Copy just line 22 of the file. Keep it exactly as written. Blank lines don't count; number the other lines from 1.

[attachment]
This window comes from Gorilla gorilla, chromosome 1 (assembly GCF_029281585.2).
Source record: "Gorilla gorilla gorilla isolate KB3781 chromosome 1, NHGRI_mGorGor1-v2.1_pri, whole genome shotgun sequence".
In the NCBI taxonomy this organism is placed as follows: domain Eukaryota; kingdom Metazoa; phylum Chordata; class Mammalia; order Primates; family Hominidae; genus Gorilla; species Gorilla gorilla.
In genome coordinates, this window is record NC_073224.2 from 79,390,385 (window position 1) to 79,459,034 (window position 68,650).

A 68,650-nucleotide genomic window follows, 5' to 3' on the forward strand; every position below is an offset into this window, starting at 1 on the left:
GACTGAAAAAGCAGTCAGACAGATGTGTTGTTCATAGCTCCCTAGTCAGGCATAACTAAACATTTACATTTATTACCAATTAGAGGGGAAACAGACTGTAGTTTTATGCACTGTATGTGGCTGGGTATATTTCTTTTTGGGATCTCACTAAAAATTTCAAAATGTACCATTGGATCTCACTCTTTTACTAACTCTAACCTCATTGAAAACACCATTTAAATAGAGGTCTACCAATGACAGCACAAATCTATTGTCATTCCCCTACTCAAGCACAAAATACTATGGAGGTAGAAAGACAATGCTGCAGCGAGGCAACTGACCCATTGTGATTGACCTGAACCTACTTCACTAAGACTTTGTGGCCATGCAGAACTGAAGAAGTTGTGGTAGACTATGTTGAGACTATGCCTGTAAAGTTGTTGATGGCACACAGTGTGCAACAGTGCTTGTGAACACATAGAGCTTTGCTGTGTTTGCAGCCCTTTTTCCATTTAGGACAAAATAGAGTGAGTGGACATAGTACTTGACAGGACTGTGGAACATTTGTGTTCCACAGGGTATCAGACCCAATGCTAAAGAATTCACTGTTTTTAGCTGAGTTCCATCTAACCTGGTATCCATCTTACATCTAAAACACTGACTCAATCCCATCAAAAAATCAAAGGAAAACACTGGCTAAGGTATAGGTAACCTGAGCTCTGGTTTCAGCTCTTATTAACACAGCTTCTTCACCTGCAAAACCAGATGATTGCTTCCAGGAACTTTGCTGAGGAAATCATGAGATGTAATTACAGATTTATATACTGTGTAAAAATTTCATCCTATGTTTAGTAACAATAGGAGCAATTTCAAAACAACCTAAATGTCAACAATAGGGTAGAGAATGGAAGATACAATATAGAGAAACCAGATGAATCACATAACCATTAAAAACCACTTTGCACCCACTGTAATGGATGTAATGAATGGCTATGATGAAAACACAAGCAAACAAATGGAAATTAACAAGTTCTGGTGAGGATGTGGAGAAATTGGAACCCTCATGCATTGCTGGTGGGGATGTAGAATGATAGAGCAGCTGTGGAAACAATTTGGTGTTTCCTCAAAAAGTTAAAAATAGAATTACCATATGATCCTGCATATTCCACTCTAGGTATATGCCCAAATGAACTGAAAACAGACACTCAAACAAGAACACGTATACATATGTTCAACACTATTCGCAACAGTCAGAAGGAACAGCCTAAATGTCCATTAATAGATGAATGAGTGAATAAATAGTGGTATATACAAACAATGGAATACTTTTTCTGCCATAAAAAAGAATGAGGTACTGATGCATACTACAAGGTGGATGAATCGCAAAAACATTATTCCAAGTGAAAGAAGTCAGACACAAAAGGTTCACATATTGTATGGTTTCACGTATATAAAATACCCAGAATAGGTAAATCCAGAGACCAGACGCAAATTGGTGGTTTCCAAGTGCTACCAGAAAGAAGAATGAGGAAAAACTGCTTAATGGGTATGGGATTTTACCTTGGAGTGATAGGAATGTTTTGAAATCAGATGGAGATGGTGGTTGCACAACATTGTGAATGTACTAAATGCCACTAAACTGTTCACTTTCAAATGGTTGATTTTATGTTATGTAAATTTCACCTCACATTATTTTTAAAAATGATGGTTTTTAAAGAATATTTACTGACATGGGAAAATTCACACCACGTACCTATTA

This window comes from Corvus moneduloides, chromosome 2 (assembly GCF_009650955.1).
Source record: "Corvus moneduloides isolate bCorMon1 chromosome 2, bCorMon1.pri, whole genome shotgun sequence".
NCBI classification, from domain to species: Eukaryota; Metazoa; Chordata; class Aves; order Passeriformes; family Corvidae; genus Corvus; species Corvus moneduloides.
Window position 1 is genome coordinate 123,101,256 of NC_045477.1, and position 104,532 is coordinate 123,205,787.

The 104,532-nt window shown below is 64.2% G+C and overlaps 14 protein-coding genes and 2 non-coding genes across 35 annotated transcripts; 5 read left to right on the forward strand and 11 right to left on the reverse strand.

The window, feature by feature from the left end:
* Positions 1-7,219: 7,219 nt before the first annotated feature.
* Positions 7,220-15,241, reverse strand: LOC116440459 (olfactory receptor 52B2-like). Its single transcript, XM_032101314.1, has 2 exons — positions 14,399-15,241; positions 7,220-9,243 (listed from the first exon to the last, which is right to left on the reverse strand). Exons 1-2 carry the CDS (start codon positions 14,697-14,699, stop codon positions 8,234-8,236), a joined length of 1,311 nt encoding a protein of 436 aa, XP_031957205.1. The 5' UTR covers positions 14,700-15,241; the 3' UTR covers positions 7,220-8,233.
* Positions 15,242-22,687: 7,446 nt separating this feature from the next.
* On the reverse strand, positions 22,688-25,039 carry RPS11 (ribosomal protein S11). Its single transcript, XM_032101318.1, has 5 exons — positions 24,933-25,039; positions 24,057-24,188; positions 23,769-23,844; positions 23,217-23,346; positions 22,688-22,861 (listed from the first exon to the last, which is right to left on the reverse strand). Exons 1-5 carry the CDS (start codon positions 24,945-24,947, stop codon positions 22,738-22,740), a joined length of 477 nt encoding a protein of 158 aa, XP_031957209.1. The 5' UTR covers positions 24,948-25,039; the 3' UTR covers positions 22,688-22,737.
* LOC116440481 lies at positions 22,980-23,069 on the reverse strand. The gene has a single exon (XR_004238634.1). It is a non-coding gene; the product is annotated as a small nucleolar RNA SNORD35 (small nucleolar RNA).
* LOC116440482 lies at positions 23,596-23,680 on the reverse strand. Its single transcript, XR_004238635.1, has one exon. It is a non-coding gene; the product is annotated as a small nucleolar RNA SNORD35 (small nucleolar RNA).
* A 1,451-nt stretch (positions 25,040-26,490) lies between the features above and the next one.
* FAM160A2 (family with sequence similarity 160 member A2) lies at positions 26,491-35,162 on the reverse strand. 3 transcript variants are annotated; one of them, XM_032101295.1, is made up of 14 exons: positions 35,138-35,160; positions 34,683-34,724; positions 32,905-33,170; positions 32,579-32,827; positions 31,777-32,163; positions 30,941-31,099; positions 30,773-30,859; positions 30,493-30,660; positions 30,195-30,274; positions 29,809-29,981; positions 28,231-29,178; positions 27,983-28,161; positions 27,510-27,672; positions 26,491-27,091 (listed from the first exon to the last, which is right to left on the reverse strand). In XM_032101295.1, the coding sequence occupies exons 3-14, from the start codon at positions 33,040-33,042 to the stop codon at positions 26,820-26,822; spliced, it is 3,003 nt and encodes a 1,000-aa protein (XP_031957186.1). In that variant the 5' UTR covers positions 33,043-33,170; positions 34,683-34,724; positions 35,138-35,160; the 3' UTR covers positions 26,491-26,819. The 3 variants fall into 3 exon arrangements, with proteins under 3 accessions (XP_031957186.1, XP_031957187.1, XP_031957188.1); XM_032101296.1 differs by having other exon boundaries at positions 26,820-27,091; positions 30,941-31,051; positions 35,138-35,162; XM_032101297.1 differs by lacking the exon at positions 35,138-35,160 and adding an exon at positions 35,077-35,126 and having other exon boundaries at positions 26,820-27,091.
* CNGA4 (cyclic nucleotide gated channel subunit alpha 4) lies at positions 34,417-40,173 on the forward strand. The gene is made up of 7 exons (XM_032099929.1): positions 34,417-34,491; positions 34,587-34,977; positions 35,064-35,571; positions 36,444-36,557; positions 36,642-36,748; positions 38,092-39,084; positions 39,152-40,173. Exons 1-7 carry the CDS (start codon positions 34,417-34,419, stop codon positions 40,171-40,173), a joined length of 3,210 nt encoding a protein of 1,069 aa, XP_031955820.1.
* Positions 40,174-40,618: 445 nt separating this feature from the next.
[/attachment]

* Positions 40,174-40,618: 445 nt separating this feature from the next.